“Man abat?” lit. “Who’s your father?” seems to have been an Abyssinian catchphrase used as a facetious greeting, not unlike “What’s up?” or “What’s cooking?”Well, that’s it then. “Who’s your father?” is now my new standard greeting – or at least it will be, once I’ve gotten accustomed to saying it in a casual tone.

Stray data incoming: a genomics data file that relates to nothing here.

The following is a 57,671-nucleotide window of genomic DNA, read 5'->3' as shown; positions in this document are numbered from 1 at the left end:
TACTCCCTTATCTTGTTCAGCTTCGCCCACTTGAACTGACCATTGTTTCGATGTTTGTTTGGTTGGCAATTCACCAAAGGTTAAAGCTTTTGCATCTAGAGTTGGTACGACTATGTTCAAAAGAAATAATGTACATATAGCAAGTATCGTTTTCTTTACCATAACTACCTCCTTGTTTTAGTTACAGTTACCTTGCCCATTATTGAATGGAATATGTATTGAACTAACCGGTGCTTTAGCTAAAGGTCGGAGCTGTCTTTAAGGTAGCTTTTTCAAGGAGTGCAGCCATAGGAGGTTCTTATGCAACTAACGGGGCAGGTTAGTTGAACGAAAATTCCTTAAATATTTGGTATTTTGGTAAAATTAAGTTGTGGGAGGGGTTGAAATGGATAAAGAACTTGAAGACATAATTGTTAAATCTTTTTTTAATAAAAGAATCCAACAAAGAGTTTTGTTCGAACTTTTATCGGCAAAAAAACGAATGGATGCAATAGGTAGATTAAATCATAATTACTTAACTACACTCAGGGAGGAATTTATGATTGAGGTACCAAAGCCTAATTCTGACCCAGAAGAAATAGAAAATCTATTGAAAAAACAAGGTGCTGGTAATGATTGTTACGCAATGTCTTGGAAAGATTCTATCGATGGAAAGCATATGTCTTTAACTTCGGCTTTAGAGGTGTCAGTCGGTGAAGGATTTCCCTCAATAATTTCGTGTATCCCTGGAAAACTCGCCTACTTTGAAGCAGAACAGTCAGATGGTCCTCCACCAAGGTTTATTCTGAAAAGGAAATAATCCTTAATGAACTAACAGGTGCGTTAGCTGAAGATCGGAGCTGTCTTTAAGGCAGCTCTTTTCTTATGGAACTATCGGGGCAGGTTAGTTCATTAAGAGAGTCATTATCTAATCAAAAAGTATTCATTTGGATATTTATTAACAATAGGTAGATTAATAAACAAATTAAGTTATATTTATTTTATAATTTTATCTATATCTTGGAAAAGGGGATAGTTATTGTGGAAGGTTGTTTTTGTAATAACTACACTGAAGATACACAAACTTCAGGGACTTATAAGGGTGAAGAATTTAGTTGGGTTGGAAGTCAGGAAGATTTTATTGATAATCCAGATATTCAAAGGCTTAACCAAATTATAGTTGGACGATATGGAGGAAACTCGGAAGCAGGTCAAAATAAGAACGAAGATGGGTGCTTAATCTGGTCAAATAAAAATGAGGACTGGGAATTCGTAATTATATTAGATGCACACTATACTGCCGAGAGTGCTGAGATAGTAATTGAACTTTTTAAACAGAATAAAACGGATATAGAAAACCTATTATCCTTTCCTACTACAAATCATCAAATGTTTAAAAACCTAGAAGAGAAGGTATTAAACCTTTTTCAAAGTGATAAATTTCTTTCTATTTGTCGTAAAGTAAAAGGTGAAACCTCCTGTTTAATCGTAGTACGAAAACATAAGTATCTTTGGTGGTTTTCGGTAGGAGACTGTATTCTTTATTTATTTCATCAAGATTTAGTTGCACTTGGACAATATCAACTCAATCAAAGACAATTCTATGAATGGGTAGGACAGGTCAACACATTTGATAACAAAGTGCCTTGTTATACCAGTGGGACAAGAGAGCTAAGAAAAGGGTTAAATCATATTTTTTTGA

On a related note, I’ve wondered occasionally about the English words for children born out of wedlock. ‘Illegitimate’ is deemed the polite, politically correct substitute for the insulting ‘bastard.’ But considering the words’ origins, maybe it should be the other way around. ‘Illegimate,’ from the Latin, means ‘not legal’ or ‘not right’ or ‘not appropriate.’ On the other hand, ‘bastard’ apparently comes from the Old French for ‘packsaddle,’ a reference to travelers’ use of packsaddles as makeshift beds. So ‘illegitimate’ indicates a derogatory judgment, whereas ‘bastard’ merely describes a mode of conception. Doesn't it seem like the more descriptive, less judgmental term would be preferred?